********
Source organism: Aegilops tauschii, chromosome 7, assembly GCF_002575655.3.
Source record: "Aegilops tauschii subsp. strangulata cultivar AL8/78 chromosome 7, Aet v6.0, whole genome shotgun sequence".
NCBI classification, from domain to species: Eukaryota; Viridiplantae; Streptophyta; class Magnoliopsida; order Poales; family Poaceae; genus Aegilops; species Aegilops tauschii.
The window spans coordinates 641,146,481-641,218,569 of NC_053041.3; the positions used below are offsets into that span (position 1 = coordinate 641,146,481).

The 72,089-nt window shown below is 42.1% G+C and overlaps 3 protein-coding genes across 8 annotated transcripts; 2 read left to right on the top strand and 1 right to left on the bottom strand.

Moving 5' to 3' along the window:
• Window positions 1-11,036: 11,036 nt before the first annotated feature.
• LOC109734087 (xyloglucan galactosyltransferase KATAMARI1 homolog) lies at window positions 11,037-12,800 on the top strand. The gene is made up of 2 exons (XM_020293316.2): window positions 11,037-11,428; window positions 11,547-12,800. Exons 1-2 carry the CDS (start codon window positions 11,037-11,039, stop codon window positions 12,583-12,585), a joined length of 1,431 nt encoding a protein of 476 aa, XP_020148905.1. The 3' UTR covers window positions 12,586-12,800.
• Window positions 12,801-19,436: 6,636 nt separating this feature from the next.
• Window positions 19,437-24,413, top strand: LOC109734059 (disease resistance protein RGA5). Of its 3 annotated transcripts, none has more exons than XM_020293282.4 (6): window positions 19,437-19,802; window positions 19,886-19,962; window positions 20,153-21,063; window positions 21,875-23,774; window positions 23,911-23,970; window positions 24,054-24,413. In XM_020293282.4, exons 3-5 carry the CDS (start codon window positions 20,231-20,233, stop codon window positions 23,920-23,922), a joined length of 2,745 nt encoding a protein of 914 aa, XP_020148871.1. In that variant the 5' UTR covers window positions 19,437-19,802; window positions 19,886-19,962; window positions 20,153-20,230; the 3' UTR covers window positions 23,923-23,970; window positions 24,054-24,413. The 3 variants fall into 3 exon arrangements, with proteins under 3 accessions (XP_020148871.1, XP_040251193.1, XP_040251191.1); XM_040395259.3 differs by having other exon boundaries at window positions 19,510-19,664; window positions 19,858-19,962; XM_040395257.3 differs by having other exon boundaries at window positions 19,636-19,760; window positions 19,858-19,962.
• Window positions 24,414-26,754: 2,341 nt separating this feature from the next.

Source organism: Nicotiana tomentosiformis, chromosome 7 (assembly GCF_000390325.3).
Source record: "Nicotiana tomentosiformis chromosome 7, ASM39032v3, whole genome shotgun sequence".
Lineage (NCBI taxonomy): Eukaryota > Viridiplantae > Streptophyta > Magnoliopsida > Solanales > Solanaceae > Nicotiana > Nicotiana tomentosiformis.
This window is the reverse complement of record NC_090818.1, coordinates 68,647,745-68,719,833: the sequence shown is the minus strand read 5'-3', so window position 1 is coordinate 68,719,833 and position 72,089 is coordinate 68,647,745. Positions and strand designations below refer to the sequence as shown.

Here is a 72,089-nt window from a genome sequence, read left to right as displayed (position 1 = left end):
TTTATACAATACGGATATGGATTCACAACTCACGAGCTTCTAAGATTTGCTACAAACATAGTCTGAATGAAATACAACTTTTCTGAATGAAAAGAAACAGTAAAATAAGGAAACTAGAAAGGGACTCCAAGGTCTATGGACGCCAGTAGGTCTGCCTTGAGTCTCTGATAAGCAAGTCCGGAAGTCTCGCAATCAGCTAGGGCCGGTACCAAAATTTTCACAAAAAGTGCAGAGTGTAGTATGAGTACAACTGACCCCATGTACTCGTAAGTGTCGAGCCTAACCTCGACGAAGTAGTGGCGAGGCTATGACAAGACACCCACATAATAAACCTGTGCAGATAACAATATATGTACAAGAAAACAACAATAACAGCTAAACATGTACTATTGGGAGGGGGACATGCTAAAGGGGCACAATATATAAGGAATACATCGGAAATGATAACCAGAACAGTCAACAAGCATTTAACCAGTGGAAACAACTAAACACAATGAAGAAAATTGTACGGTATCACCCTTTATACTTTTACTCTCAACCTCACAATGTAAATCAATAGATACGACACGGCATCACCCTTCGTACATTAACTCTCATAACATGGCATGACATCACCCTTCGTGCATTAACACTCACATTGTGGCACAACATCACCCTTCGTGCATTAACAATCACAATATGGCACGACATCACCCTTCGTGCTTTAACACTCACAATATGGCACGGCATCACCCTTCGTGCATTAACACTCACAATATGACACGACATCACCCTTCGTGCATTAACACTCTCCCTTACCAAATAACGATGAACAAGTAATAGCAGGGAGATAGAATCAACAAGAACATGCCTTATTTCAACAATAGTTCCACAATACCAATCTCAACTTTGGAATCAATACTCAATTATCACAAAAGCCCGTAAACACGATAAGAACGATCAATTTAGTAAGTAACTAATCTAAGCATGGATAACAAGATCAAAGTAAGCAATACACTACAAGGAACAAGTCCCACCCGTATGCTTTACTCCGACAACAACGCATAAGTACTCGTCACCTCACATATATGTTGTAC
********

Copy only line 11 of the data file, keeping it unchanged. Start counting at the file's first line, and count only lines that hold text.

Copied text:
• Window positions 24,414-26,754: 2,341 nt separating this feature from the next.